In previous studies of teachers' perception regarding SSI-based education in Indonesia, both in-service science teachers (ISTs) (Nida et al., 2020) as well as pre-service science teachers (PSTs) (Nida et al., in press) acknowledged the potential of SSI-based education. They saw it as a means to both enhance students' general educational skills and to broaden teachers' competencies. They also viewed it as a way to contribute to character formation among learners. However, the teachers also listed many perceived challenges when it comes to implementing SSI-based pedagogy. These included both a lack of estimated competencies among students and incomplete teacher experience and expertise when carrying out SSI-based science education. Many of the ISTs and PSTs expressed strong interest in implementing SSI-based instruction in their own teaching. There was, however, a quite large number of teachers who were hesitant to incorporate SSIs to a broader extent.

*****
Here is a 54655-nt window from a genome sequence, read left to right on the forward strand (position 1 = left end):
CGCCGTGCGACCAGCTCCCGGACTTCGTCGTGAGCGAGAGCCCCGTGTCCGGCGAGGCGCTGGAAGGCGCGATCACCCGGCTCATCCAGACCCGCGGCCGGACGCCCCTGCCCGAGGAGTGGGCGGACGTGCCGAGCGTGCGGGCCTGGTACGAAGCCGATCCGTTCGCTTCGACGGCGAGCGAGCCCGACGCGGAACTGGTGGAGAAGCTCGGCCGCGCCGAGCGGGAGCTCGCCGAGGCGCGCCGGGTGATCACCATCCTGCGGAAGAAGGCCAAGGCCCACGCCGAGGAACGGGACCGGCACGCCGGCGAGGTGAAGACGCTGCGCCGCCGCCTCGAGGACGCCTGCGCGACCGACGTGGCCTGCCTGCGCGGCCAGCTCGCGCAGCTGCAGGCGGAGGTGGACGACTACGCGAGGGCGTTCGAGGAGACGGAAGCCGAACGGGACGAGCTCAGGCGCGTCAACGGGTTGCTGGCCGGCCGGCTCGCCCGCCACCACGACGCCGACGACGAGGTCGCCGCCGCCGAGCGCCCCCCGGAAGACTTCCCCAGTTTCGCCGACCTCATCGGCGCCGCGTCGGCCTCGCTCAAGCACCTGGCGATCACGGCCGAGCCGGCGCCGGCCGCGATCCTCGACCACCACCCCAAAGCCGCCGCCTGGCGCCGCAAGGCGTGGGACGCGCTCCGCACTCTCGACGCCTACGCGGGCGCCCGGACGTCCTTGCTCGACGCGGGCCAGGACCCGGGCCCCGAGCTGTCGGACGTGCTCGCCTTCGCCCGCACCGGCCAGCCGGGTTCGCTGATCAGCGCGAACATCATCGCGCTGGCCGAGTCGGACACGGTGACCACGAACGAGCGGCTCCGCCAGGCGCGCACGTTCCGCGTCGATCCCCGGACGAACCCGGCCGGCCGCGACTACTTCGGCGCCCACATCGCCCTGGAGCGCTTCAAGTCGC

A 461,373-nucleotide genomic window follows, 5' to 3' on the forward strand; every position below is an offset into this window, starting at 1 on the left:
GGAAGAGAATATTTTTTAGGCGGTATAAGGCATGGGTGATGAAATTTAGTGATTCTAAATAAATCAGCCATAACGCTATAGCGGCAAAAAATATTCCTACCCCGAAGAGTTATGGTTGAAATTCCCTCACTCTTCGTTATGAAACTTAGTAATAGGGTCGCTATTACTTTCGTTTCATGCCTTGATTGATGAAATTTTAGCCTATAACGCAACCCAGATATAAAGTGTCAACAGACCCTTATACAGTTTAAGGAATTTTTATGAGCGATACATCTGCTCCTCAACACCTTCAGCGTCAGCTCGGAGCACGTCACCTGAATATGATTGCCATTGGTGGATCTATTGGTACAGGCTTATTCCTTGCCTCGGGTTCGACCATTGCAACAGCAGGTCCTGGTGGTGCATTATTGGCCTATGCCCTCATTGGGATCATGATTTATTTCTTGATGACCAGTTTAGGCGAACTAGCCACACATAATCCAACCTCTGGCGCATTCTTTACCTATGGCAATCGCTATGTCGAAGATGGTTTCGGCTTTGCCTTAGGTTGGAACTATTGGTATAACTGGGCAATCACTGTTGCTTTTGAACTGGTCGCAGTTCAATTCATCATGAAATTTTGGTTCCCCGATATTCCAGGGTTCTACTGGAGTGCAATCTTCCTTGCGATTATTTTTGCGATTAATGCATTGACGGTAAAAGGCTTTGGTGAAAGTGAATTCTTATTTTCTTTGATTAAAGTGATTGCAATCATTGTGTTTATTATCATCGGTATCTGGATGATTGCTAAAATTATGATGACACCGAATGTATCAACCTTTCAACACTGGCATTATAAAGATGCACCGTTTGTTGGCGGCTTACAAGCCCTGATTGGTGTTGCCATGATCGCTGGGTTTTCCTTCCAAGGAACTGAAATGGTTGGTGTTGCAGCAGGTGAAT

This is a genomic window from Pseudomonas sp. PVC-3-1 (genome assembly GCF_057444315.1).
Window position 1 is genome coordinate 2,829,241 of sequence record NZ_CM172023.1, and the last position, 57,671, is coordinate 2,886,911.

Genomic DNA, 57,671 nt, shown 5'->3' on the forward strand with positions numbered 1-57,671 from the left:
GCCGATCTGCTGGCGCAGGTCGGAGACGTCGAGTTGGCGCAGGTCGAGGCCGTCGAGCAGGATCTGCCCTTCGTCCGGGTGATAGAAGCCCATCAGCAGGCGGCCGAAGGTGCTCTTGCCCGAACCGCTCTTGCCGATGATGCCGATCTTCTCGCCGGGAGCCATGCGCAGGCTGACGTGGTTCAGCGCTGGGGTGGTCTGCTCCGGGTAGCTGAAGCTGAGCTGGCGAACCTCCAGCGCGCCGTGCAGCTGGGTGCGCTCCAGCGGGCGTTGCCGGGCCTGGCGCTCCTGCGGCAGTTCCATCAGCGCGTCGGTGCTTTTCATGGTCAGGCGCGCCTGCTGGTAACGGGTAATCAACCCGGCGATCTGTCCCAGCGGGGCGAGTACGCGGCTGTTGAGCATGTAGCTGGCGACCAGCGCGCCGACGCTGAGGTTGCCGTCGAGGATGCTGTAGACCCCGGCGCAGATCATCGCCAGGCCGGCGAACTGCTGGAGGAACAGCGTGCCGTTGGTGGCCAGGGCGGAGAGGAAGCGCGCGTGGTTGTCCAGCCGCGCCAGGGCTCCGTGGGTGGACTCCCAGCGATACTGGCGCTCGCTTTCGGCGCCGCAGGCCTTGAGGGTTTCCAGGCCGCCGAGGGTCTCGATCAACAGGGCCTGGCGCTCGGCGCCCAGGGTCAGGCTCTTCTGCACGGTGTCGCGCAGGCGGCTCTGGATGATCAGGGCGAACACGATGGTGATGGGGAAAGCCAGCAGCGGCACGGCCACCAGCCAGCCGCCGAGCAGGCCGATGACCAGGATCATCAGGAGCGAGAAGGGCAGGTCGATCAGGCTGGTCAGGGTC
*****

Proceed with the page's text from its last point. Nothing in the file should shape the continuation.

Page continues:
This paper explores Indonesian PSTs' experiences when it comes to utilizing contexts in their teaching practices. The study looks at their time in teaching internships in junior secondary schools as a part of their bachelor degree program in science education. The focus is on the way the PSTs used contexts in their teaching. Other aspects explored include how the PSTs included contexts in science education and whether or not they incorporated contexts in the sense of SSI-based education.